Cookie

This match type matches on cookies received from the client (browser) in the Cookie header. The syntax for this match type is:

<match:cookie name="user_id" op="present" value="">
Match tag properties for match cookie are:
  • name: name of the cookie

    The name attribute of this match type allows for wildcard characters (*) that will match any character in a cookie name. In this feature, the wildcard will be “non-greedy” and will match zero or more characters. This was introduced in 4.4.

    Examples:

    • *sessionid* matches: sessionid, xxsessionid, sessionidyy, xxsessionidyy, etc.
    • *sessionid matches: sessionid and xxsessionid but not sessionidyy or xxsession- idyy.
    • sessionid* matches: sessionid and sessionidyy but not xxsessionid or xxsession- idyy.
    • * matches all cookie names.
    • *a*a*a* matches a cookie name that has three letter "a"s anywhere in it.

    If only one wildcard is used in a name and it's the last character, it would be equivalent to setting the name-prefix-match property to on and not using the wildcard character. In order to avoid any conflicts between name-prefix-match and the new wildcard support, the edge server will ignore the special meaning of wildcards in the cookie name when name-prefix-match is on and translate them literally as it does now (again, this is for backward compatibility).

    Given that browsers don't enforce any standards for cookie names, it's possible for sites to use the wildcard character as part of the name, however that's very unlikely. In order to support this corner case, users can “escape” the wildcard by using a backslash in front of the wildcard to mean a literal wildcard. In turn, if the backslash is part of the cookie name (again, very unlikely), users will have to escape the backslash by another backslash. The purpose of the backslash is to force the edge server to translate the character following it literally.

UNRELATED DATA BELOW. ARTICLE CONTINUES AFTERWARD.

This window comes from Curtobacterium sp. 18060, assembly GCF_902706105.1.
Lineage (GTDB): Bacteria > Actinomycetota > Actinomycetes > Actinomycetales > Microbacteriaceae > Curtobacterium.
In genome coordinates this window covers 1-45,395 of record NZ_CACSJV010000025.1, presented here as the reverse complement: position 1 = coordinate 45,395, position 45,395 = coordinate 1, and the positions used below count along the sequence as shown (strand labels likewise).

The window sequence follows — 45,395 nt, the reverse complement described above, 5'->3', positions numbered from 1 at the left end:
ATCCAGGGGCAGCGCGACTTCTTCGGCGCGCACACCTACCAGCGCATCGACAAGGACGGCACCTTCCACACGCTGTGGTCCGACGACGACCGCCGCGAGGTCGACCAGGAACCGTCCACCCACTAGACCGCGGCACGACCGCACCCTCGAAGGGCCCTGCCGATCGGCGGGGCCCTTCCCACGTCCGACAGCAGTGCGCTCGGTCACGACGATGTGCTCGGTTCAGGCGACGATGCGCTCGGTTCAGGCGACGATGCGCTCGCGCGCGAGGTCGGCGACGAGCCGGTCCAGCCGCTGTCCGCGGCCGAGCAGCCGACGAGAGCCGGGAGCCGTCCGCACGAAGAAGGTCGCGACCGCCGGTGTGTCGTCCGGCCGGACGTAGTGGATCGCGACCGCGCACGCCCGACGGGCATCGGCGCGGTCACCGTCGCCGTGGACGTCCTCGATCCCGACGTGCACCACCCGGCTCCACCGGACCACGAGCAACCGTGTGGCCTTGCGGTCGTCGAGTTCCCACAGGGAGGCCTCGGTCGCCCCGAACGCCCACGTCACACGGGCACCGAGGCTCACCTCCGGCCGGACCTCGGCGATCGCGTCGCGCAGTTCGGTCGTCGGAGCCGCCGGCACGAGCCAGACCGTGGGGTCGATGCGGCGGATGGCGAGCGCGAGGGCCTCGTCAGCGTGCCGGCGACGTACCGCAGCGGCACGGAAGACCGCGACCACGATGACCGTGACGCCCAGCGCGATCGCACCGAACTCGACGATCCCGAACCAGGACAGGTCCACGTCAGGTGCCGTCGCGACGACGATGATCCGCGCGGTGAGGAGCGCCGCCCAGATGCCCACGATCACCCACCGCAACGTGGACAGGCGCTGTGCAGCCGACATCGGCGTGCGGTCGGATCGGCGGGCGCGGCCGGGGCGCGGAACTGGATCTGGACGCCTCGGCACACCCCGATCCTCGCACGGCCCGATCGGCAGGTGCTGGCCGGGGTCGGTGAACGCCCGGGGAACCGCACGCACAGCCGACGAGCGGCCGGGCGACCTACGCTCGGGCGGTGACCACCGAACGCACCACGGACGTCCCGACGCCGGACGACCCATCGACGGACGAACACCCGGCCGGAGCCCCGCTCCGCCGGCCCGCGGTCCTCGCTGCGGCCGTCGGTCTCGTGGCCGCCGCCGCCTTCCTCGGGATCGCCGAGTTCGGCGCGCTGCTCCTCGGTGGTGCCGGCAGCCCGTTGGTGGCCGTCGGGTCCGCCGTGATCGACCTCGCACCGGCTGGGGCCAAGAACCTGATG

Examples:
    • sessionid\* matches “sessionid*” exactly.
    • sessionid\*\\ matches “sessionid *\” exactly.
    • sessionid\** would match a cookie name that begins with “sessionid*”.
    • sessioni\d would match “sessionid” exactly. Notice that t his example es caped the letter 'd' which is not special. Edge ser vers will allow for this in case a user accidentally escapes a non-special character.
  • name-prefix-match: sets whether the string in “name” must match the cookie name exactly or be a prefix of the full cookie name. The property is a simple Boolean and defaults to “off ”. This is particularly useful for matching “sessionid” cookies, where the cookie name includes a unique string but has a constant prefix.
  • value: The full or partial value the cookie should have.
  • op: Match operation. Must be one of the following:
    • present: The given cookie name must be present in the HTTP headers.
    • missing: The given cookie name must not be present in the HTTP headers.
    • strcmp: The cookie must have exactly the given value.
    • strcasecmp: Same as strcmp but not case sensitive.
    • strstr: The cookie must have the given sub string (specified as the value).
    • strcasestr: same as strstr but not case sensitive.

    Examples:

    • Match only if a cookie named “session_id” exists:
      <match:cookie name="session_id" op="present" value="">
    • Match only if a cookie named “user_id” doesn't exist:
      <match:cookie name="user_id" op="missing" value="">
    • Match only if a cookie named “logged_in” is set to “yes”:
      <match:cookie name="logged_in" op="strcmp" value="yes">
    • Same thing matching “yes” case insensitively:
      <match:cookie name="logged_in" op="strcasecmp" value="yes">
    • Match only if a cookie named “cust_type” has “_vip_” somewhere within it:
      <match:cookie name="cust_type" op="strstr" value="_vip_">
    • Same thing matching “_vip_” case insensitively:
      <match:cookie name="cust_type" op="strcasestr" value="_vip_">